Bad Physics: Midsomer Murders

I've lived in Australia for thirteen years, but in the way that Sting was an English Man in New York, I have never quite felt "Australian", rather, I am a Welsh Man in Sydney. Anyway, I still feel very British, and am a fan of British TV (apart from a few highlights, Australian TV is generally bilge).

Anyway, I've always loved a good murder mystery, and I like Midsomer Murders, even though they have changed the lead character (and the new chief inspector was actually a criminal in a previous episode). The premise of Midsomer's is simple; a cop in the quite fictional county of Midsomer solves murders. However, the show has been running for 15 years, and there seems to have been an awful lot of murders (although the murder rate is considerably lower than Honduras!). To keep the stories going, murders are set in, quite often, bizzarre circumstances.

A recent episode, Written in the Stars, focused on the intrigue and mystery at a research observatory at Midsomer University (up until this point, I don't think there had been mention of a university in the county). With usual stereotypical fashion, we have a mean professor, who is ready to steam-roller anybody to build his reputation, and a young genius who is writing her thesis (on the Heisenberg uncertainty principle) and threatens to dethrone the evil professor.

As part of her research, she needs to look at an eclipse (go figure) and the murder mayhem ensues. That's not the bad physics (but doesn't help).

Here's the young genius at work, presenting her work in the dome of a telescope (not sure why she is not in an office or lecture room).
Someone has gone to great effort to fill the board with lots of scientific squiggles. It's not, however, gibberish. I'm not sure if they used a text book, or wikipedia, but there are some correct things there.

However,  something annoyed me. Zooming in on the board, what do we see?
Plank's constant! Argh!! You'd think that our young genius who has written a thesis on quantum mechanics and is presenting her research to evil and nasty professor could spell Planck's name correctly. But there is more! Whoever wrote the squiggles got the symbol, h, correct, and even the value, 1.054 x 10-27, correct, but they completely screwed up the units (that's too painful to go into) and what this number actually is is ħ ,which is Planck's constant divided by 2π.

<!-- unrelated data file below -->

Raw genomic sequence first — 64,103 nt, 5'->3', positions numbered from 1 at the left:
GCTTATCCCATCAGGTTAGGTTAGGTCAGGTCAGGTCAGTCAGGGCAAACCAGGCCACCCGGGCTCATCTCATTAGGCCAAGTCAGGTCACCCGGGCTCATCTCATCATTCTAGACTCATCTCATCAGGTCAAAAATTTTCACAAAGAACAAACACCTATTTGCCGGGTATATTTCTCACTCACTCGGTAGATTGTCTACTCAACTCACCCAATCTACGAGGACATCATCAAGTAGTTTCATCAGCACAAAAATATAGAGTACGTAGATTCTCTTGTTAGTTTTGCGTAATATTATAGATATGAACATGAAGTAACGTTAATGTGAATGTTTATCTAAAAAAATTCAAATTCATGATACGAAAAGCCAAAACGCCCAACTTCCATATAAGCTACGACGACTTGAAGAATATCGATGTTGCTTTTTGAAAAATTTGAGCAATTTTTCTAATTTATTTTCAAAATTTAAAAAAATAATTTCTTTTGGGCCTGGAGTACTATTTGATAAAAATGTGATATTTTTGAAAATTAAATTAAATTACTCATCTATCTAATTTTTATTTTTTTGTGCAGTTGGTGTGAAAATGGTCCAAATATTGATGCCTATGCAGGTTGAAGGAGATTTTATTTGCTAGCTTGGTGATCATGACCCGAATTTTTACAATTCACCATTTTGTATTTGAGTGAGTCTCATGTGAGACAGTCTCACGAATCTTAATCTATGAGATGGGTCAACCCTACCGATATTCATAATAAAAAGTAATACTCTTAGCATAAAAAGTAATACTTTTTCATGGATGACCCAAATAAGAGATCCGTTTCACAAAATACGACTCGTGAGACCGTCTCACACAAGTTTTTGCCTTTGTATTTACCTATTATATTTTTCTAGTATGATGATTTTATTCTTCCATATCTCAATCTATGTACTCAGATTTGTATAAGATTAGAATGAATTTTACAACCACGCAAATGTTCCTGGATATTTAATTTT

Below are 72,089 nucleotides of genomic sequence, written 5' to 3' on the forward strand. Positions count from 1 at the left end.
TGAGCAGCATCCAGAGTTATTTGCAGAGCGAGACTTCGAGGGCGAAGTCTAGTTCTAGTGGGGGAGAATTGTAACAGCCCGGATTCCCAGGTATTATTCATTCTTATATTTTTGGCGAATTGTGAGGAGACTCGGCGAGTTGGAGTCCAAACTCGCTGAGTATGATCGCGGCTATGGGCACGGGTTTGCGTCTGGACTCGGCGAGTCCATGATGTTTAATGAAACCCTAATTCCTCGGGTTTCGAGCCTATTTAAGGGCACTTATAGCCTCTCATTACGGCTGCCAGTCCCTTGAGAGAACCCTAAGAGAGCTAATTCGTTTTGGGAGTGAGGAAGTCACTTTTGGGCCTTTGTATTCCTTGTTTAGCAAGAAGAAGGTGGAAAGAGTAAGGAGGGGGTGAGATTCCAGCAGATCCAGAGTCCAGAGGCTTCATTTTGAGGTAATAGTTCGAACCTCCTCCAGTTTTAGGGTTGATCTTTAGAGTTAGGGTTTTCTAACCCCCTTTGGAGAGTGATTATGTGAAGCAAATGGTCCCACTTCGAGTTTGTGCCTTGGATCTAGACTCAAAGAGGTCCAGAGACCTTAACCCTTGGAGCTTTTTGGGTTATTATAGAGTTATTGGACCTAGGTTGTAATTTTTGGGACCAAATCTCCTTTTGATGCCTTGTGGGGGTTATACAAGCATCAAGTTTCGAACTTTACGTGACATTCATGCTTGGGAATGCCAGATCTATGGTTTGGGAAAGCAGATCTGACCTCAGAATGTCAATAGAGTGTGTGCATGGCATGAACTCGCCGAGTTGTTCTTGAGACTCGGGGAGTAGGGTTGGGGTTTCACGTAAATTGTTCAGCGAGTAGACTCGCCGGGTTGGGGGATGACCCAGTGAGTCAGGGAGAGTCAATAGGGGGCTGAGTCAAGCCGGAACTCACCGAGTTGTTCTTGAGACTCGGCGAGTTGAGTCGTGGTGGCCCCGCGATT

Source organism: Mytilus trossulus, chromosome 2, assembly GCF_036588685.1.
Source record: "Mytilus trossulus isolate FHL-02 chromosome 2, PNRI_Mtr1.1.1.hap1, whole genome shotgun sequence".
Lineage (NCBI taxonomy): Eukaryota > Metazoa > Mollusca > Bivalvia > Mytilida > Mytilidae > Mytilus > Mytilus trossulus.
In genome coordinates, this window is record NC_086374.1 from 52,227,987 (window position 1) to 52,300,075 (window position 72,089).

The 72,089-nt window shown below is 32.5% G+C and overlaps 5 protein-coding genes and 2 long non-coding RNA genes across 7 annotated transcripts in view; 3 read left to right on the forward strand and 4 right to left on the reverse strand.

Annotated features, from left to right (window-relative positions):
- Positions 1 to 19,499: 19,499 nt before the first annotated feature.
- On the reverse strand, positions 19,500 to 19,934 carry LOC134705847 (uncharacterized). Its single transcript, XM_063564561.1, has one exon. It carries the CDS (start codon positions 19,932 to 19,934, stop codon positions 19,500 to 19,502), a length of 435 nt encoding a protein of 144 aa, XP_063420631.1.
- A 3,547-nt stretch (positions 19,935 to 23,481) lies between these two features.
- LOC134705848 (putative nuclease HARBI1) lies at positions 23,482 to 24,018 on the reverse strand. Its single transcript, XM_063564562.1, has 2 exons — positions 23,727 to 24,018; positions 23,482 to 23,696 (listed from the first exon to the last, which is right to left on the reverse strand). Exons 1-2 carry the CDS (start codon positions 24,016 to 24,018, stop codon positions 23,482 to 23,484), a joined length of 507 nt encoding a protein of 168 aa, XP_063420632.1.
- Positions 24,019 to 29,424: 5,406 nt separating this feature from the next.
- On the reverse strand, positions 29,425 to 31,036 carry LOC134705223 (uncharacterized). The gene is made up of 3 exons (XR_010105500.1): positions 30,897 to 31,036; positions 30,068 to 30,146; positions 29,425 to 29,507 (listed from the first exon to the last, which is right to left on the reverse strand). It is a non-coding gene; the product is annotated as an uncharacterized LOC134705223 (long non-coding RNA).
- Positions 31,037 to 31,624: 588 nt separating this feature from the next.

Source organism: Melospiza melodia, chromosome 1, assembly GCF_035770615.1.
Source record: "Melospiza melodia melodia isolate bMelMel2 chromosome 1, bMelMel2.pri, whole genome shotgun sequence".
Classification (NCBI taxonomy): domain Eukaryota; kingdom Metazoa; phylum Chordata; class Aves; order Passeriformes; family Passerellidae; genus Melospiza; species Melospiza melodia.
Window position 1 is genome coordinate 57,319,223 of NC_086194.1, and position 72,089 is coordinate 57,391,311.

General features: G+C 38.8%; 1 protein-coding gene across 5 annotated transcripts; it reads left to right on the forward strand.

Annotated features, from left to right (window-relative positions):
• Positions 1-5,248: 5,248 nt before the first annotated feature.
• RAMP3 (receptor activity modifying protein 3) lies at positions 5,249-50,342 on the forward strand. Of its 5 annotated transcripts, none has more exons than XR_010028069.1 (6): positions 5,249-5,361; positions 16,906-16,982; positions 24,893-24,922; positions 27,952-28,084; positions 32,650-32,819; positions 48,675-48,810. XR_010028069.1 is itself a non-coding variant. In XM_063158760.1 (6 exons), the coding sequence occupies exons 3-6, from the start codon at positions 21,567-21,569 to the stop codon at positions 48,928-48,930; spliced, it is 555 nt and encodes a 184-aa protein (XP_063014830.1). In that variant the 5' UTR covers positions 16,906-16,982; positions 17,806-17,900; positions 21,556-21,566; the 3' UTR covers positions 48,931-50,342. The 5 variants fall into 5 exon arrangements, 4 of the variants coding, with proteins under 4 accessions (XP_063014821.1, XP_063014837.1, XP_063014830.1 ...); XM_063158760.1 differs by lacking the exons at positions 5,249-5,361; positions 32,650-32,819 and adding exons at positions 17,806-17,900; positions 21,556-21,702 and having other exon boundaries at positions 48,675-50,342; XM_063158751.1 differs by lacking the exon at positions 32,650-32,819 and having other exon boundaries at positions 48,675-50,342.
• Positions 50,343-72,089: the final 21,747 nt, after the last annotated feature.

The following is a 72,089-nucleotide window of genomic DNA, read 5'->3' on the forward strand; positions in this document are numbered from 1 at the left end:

Why would they bother going to the effort of writing something semi-correct, but pay so little attention that they make a mess of it? Why not just do it right? Don't they realise that professors of astrophysics might be watching?

One other thing that annoyed me is that they did the "astronomers only do their work inside telescope domes" thing
We don't. We have offices like everyone else. And even when we are at the telescope, we are in the control room, not freezing our bottoms off in the dome.

Before finishing, I think it's worth noting that the observatory actually used in the show is actually a university observatory. It is the University of London Observatory at Mill Hill
Even though I was a student at the University of London, I never used this observatory, although I did visit there when I was looking for a PhD position. However, the observatory is not in the picturesque county of Midsomer, but is next to the A1 in North West London.
Like a lot of observatories around the world, it was build outside of a city, but the cities have grown around them.

Anyway, the murderer was not the evil astrophysicist..... It was actually the friendly professor of Quantum Physics! I'm sure his knowledge of the uncertainty principle will help him in prison.


  1. "I'm sure his knowledge of the uncertainty principle will help him in prison."

    Maybe there is some consolation in the small probability that he will be able to tunnel through the walls.

  2. My wife loves this programme but the sheer overcooked quirkiness of all the characters usually makes me squirm.

    Thanks for posting about the Mill Hill Observatory in North London. I never knew it existed - and I grew up near Oakwood Park, shown only an inch to the right of the Observatory on the map! It's encouraging that the ULO is in constant use, even in such a heavily light polluted region. I would be ecstatic if MAS could build an observatory like that here!


    1. You are definitely an Aussie Geraint. Part of the scenery. :)

  3. "Like a lot of observatories around the world, it was build outside of a city, but the cities have grown around them."

    As the American tourist visiting England said, "Nice castle, but why did you build it so close to the airport?"

  4. Interestingly I was at UCL yesterday. In conversation with a particular professor that the line "I am observing a transit of Venus tonight" was said by a mutual chum. Hence my interest in finding out about this programme which I have never watched.
    Interestingly though, some observations of the Moon were taking place during the transit in 2012 to determine the dimming effect due to the transit. This is part of a programme to improve the detection of Exo-planets.
    Now, I must find a copy of this episode and get an excerpt to remind him at the next conference. ;-)

  5. My dear wife informs me quite unapologetically, that "Midsomer isn't real", "so why does it matter if something that only a small minority of people consider to be a 'mistake' is included?"


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